If you’ve ever wondered how scales accurately measure weight, load cells are the unsung heroes behind the scenes. But what are load cells, and how do they work? Read on to learn about the pivotal role load cells play in weighing instruments.

What Is a Load Cell

Load cells are small devices used in scales to convert force or weight into an electrical output. There are different types of load cells, each with its own unique specifications and applications. Strain gauge load cells are the type most commonly found in industrial scales.

How Do Load Cells Work?

Load cells use material like wire or foil that changes shape when force (the weight of an object) is applied to it. The change in shape, or deformation, creates an electrical signal that can be measured and converted to weighing data. Unless overloaded, the load cell will return to its original shape once the object is removed from the scale.

In more detail, here’s a simple rundown on how strain gauge load cells work:

  • Deformation: You place an object on the scale, and the force of the object’s weight is applied to the load cell(s). This force slightly deforms the load cell’s material.
  • Strain Gauge: Attached to the deforming material are tiny electrical resistors called strain gauges. These resistors change their resistance when they stretch or compress.
  • Change in Resistance: As the load cell material deforms, it causes the strain gauges to stretch or compress, changing their resistance. This resistance change corresponds to the weight applied to the scale.
  • Electrical Signal: The load cell connects to an electrical circuit that monitors the strain gauges’ change in resistance. The change is converted into a voltage or current.
  • Weight Calculation: The voltage or current is used to calculate the object’s weight based on the known relationship between the force applied to the load cell and the change in the strain gauges’ resistance.
  • Display: The calculated weight is displayed on the scale’s screen in a common unit of measure like pounds or grams.

Load Cell Accuracy

When installed and calibrated correctly, load cells are extremely accurate. There’s a reason why almost all electronic scales today — from basic kitchen scales to heavy-duty industrial scales — use some type of load cell. If they weren’t accurate, we would use a different, more reliable technology for weighing.

Signs a Load Cell Needs to Be Replaced

Load cells are crucial components in scales, but they can wear out or lose their accuracy over time. Signs there may be something wrong with your load cells include:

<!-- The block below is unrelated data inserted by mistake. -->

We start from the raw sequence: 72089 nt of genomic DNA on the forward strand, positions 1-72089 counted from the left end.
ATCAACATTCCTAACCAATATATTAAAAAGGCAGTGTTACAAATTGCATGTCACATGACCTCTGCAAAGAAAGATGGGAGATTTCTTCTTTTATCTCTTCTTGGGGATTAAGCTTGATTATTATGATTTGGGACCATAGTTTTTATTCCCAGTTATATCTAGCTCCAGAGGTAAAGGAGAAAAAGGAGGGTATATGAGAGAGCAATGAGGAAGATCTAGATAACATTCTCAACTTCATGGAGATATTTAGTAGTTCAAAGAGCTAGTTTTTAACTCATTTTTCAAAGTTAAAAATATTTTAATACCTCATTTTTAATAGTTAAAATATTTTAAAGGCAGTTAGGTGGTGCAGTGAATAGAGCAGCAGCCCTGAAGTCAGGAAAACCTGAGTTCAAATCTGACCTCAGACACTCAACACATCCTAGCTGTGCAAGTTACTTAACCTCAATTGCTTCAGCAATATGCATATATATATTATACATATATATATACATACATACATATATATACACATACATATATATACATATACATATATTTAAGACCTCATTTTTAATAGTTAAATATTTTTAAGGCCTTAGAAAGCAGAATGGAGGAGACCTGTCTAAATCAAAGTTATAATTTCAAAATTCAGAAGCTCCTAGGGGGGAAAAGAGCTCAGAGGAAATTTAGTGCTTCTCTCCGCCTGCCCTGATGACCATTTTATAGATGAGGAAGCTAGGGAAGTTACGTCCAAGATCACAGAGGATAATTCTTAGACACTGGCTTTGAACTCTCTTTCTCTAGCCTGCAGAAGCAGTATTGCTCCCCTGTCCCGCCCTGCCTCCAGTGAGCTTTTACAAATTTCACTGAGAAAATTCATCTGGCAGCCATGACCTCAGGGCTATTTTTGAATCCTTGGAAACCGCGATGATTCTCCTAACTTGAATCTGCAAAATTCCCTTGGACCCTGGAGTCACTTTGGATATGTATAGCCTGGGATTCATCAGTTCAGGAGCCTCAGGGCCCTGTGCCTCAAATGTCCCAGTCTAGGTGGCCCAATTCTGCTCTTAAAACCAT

• The scale won’t return to zero. If you overloaded your load cell, it may be misshapen, which will prevent the scale from returning to zero after you remove the object. Overload damage is often permanent, and you will likely need to replace your load cell.
  • You receive inconsistent readings. If your scale is consistently giving you different readings for the same item, there may be an issue with the load cells. Depending on the problem, you may be able to calibrate the load cell or you may need to replace parts.
  • The load cell is physically damaged. If the load cell is cracked, dented, bent, or otherwise damaged, its performance might be impaired.
  • You frequently have to recalibrate your scale. Scales need routine calibration services to ensure accurate weighing data. However, if your scale constantly needs to be calibrated or fails to calibrate correctly, there could be a load cell issue.
  • Your scale has zero drift. Zero drift is a gradual change in the zero reading over time, even without weight on the scale. The load cell may no longer be stable and need replacement.

If you notice any of the above issues, you should contact your local industry expert for assistance. They should be able to help you determine if the load cell needs to be replaced or if you can get away with repair or calibration services.

Quality Scales with Quality Load Cells

The load cell might be the most important part of a scale, so you want to ensure you have scales that start with a foundation of quality, reliable load cells. At UniFide CST, you can find high-quality industrial scales from brands you can trust, like Mettler Toledo and Rice Lake. Whether you need a floor scale, counting scale, truck scale, or something else, we have the right solution for you. Get a quote today.